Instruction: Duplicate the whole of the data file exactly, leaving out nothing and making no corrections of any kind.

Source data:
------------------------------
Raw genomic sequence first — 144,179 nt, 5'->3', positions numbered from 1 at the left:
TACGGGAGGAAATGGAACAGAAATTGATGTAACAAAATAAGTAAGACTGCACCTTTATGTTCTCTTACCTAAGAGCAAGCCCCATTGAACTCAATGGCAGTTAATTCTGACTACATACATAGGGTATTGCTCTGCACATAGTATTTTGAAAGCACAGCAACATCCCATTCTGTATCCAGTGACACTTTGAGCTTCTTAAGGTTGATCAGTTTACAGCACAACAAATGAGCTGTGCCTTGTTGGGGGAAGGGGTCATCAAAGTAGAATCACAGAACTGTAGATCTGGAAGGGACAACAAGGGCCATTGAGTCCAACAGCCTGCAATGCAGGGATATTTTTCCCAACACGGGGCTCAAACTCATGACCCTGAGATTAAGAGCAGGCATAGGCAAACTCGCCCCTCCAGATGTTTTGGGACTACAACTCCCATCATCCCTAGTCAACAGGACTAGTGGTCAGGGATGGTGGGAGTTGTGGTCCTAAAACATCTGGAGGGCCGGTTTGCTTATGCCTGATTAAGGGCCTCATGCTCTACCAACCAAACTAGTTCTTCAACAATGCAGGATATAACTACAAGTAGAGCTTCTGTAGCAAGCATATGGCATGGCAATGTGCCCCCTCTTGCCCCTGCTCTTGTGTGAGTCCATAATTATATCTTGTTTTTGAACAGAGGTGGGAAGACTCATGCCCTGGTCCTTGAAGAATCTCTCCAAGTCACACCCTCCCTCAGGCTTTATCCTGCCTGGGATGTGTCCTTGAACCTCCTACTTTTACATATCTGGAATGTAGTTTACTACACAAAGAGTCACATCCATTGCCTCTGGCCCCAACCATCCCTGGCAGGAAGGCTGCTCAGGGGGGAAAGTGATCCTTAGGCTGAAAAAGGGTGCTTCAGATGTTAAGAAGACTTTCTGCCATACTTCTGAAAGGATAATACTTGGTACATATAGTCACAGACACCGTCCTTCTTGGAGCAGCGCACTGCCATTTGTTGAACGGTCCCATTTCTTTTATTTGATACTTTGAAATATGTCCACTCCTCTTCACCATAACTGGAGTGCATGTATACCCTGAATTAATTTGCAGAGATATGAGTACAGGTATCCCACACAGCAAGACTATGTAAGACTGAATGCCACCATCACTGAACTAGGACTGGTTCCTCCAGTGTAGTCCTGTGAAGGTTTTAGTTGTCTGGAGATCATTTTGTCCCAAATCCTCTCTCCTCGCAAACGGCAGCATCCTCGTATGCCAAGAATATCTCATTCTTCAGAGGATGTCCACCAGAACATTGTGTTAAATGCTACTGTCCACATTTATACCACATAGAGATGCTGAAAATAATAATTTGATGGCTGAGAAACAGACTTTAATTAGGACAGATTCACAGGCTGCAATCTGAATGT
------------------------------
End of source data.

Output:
Raw genomic sequence first — 144,179 nt, 5'->3', positions numbered from 1 at the left:
TACGGGAGGAAATGGAACAGAAATTGATGTAACAAAATAAGTAAGACTGCACCTTTATGTTCTCTTACCTAAGAGCAAGCCCCATTGAACTCAATGGCAGTTAATTCTGACTACATACATAGGGTATTGCTCTGCACATAGTATTTTGAAAGCACAGCAACATCCCATTCTGTATCCAGTGACACTTTGAGCTTCTTAAGGTTGATCAGTTTACAGCACAACAAATGAGCTGTGCCTTGTTGGGGGAAGGGGTCATCAAAGTAGAATCACAGAACTGTAGATCTGGAAGGGACAACAAGGGCCATTGAGTCCAACAGCCTGCAATGCAGGGATATTTTTCCCAACACGGGGCTCAAACTCATGACCCTGAGATTAAGAGCAGGCATAGGCAAACTCGCCCCTCCAGATGTTTTGGGACTACAACTCCCATCATCCCTAGTCAACAGGACTAGTGGTCAGGGATGGTGGGAGTTGTGGTCCTAAAACATCTGGAGGGCCGGTTTGCTTATGCCTGATTAAGGGCCTCATGCTCTACCAACCAAACTAGTTCTTCAACAATGCAGGATATAACTACAAGTAGAGCTTCTGTAGCAAGCATATGGCATGGCAATGTGCCCCCTCTTGCCCCTGCTCTTGTGTGAGTCCATAATTATATCTTGTTTTTGAACAGAGGTGGGAAGACTCATGCCCTGGTCCTTGAAGAATCTCTCCAAGTCACACCCTCCCTCAGGCTTTATCCTGCCTGGGATGTGTCCTTGAACCTCCTACTTTTACATATCTGGAATGTAGTTTACTACACAAAGAGTCACATCCATTGCCTCTGGCCCCAACCATCCCTGGCAGGAAGGCTGCTCAGGGGGGAAAGTGATCCTTAGGCTGAAAAAGGGTGCTTCAGATGTTAAGAAGACTTTCTGCCATACTTCTGAAAGGATAATACTTGGTACATATAGTCACAGACACCGTCCTTCTTGGAGCAGCGCACTGCCATTTGTTGAACGGTCCCATTTCTTTTATTTGATACTTTGAAATATGTCCACTCCTCTTCACCATAACTGGAGTGCATGTATACCCTGAATTAATTTGCAGAGATATGAGTACAGGTATCCCACACAGCAAGACTATGTAAGACTGAATGCCACCATCACTGAACTAGGACTGGTTCCTCCAGTGTAGTCCTGTGAAGGTTTTAGTTGTCTGGAGATCATTTTGTCCCAAATCCTCTCTCCTCGCAAACGGCAGCATCCTCGTATGCCAAGAATATCTCATTCTTCAGAGGATGTCCACCAGAACATTGTGTTAAATGCTACTGTCCACATTTATACCACATAGAGATGCTGAAAATAATAATTTGATGGCTGAGAAACAGACTTTAATTAGGACAGATTCACAGGCTGCAATCTGAATGT